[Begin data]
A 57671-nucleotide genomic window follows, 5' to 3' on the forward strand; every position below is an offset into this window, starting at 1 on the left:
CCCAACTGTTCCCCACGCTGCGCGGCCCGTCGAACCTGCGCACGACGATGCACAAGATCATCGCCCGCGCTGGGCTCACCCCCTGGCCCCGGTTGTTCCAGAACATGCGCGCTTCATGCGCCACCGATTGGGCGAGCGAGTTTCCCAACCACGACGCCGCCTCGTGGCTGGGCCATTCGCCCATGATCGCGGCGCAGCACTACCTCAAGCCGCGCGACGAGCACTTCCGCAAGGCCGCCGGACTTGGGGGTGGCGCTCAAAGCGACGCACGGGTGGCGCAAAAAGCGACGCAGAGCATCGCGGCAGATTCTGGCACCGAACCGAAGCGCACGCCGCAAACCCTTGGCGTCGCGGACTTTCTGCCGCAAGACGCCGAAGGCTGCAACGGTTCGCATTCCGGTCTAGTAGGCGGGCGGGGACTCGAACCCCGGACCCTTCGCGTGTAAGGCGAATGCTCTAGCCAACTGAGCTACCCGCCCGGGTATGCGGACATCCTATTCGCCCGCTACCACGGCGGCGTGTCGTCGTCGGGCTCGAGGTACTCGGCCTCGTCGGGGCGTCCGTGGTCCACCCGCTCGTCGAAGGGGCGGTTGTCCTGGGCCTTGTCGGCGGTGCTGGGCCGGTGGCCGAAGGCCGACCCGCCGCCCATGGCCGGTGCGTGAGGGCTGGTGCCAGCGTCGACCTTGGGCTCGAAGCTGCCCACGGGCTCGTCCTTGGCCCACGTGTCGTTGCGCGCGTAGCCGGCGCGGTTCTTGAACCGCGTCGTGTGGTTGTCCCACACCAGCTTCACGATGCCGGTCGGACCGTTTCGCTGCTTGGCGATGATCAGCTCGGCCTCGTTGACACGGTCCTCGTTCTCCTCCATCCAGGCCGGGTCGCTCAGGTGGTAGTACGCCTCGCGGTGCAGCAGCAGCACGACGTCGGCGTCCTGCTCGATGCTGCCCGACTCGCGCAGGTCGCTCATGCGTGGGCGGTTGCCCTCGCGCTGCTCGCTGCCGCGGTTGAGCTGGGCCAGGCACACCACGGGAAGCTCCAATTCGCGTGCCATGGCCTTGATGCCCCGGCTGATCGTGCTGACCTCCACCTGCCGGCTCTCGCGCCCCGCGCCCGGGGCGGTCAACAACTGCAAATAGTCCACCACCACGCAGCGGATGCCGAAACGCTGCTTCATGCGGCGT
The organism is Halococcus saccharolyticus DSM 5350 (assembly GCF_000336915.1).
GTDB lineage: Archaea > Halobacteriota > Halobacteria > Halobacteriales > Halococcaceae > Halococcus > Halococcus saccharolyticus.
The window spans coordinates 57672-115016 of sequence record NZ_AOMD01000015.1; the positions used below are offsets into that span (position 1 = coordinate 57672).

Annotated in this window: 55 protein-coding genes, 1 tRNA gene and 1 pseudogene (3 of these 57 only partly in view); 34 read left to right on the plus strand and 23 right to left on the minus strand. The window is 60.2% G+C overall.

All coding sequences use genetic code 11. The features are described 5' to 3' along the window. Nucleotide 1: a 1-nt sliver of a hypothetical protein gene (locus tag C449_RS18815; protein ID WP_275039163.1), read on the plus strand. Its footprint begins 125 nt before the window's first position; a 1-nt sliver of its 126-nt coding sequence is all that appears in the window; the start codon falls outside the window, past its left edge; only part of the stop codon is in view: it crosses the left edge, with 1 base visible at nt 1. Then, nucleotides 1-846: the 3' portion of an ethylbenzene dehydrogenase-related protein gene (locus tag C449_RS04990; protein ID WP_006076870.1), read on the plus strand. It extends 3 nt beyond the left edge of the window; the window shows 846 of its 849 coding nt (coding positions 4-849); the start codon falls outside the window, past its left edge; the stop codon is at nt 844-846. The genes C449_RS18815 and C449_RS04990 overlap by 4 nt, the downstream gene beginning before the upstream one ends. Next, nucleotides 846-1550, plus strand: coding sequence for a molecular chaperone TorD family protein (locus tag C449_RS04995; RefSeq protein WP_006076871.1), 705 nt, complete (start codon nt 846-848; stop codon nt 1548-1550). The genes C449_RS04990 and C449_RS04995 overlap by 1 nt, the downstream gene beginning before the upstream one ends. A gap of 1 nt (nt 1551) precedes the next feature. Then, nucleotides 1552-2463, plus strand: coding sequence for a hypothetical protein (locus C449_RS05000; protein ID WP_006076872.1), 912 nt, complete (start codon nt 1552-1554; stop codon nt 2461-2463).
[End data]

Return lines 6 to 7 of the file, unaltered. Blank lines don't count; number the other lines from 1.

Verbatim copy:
Annotated in this window: 55 protein-coding genes, 1 tRNA gene and 1 pseudogene (3 of these 57 only partly in view); 34 read left to right on the plus strand and 23 right to left on the minus strand. The window is 60.2% G+C overall.

All coding sequences use genetic code 11. The features are described 5' to 3' along the window. Nucleotide 1: a 1-nt sliver of a hypothetical protein gene (locus tag C449_RS18815; protein ID WP_275039163.1), read on the plus strand. Its footprint begins 125 nt before the window's first position; a 1-nt sliver of its 126-nt coding sequence is all that appears in the window; the start codon falls outside the window, past its left edge; only part of the stop codon is in view: it crosses the left edge, with 1 base visible at nt 1. Then, nucleotides 1-846: the 3' portion of an ethylbenzene dehydrogenase-related protein gene (locus tag C449_RS04990; protein ID WP_006076870.1), read on the plus strand. It extends 3 nt beyond the left edge of the window; the window shows 846 of its 849 coding nt (coding positions 4-849); the start codon falls outside the window, past its left edge; the stop codon is at nt 844-846. The genes C449_RS18815 and C449_RS04990 overlap by 4 nt, the downstream gene beginning before the upstream one ends. Next, nucleotides 846-1550, plus strand: coding sequence for a molecular chaperone TorD family protein (locus tag C449_RS04995; RefSeq protein WP_006076871.1), 705 nt, complete (start codon nt 846-848; stop codon nt 1548-1550). The genes C449_RS04990 and C449_RS04995 overlap by 1 nt, the downstream gene beginning before the upstream one ends. A gap of 1 nt (nt 1551) precedes the next feature. Then, nucleotides 1552-2463, plus strand: coding sequence for a hypothetical protein (locus C449_RS05000; protein ID WP_006076872.1), 912 nt, complete (start codon nt 1552-1554; stop codon nt 2461-2463).